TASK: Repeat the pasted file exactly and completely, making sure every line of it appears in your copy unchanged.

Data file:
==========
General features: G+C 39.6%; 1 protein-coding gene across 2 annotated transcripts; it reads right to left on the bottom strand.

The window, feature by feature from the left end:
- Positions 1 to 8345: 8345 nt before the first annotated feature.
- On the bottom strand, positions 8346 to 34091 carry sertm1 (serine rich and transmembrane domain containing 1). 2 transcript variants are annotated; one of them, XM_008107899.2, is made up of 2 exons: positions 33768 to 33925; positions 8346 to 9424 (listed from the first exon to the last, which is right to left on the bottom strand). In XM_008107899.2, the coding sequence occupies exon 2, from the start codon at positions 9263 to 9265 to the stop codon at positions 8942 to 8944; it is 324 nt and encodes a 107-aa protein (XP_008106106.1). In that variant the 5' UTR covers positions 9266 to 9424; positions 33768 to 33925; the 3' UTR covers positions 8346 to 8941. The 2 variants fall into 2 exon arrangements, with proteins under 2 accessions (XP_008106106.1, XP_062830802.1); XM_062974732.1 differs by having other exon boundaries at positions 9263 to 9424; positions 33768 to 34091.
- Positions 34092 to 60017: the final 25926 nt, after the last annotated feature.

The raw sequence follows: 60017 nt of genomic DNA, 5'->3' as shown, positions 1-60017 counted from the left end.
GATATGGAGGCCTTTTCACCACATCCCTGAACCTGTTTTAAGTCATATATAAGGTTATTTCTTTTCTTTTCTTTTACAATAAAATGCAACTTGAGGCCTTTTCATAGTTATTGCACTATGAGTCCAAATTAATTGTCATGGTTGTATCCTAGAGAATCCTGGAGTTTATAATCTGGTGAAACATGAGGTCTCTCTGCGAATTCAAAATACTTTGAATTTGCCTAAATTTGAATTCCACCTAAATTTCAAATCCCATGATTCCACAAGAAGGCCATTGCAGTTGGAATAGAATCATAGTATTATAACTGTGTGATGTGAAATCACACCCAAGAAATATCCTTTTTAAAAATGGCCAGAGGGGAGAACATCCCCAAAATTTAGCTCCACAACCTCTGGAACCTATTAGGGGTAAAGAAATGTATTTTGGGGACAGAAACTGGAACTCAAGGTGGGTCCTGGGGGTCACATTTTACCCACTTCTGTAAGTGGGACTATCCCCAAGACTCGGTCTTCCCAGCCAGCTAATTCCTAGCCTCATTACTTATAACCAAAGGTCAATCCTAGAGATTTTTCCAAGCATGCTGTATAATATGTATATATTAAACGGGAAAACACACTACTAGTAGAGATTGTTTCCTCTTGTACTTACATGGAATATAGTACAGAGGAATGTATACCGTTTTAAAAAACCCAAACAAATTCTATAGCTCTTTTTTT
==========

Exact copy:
General features: G+C 39.6%; 1 protein-coding gene across 2 annotated transcripts; it reads right to left on the bottom strand.

The window, feature by feature from the left end:
- Positions 1 to 8345: 8345 nt before the first annotated feature.
- On the bottom strand, positions 8346 to 34091 carry sertm1 (serine rich and transmembrane domain containing 1). 2 transcript variants are annotated; one of them, XM_008107899.2, is made up of 2 exons: positions 33768 to 33925; positions 8346 to 9424 (listed from the first exon to the last, which is right to left on the bottom strand). In XM_008107899.2, the coding sequence occupies exon 2, from the start codon at positions 9263 to 9265 to the stop codon at positions 8942 to 8944; it is 324 nt and encodes a 107-aa protein (XP_008106106.1). In that variant the 5' UTR covers positions 9266 to 9424; positions 33768 to 33925; the 3' UTR covers positions 8346 to 8941. The 2 variants fall into 2 exon arrangements, with proteins under 2 accessions (XP_008106106.1, XP_062830802.1); XM_062974732.1 differs by having other exon boundaries at positions 9263 to 9424; positions 33768 to 34091.
- Positions 34092 to 60017: the final 25926 nt, after the last annotated feature.

The raw sequence follows: 60017 nt of genomic DNA, 5'->3' as shown, positions 1-60017 counted from the left end.
GATATGGAGGCCTTTTCACCACATCCCTGAACCTGTTTTAAGTCATATATAAGGTTATTTCTTTTCTTTTCTTTTACAATAAAATGCAACTTGAGGCCTTTTCATAGTTATTGCACTATGAGTCCAAATTAATTGTCATGGTTGTATCCTAGAGAATCCTGGAGTTTATAATCTGGTGAAACATGAGGTCTCTCTGCGAATTCAAAATACTTTGAATTTGCCTAAATTTGAATTCCACCTAAATTTCAAATCCCATGATTCCACAAGAAGGCCATTGCAGTTGGAATAGAATCATAGTATTATAACTGTGTGATGTGAAATCACACCCAAGAAATATCCTTTTTAAAAATGGCCAGAGGGGAGAACATCCCCAAAATTTAGCTCCACAACCTCTGGAACCTATTAGGGGTAAAGAAATGTATTTTGGGGACAGAAACTGGAACTCAAGGTGGGTCCTGGGGGTCACATTTTACCCACTTCTGTAAGTGGGACTATCCCCAAGACTCGGTCTTCCCAGCCAGCTAATTCCTAGCCTCATTACTTATAACCAAAGGTCAATCCTAGAGATTTTTCCAAGCATGCTGTATAATATGTATATATTAAACGGGAAAACACACTACTAGTAGAGATTGTTTCCTCTTGTACTTACATGGAATATAGTACAGAGGAATGTATACCGTTTTAAAAAACCCAAACAAATTCTATAGCTCTTTTTTT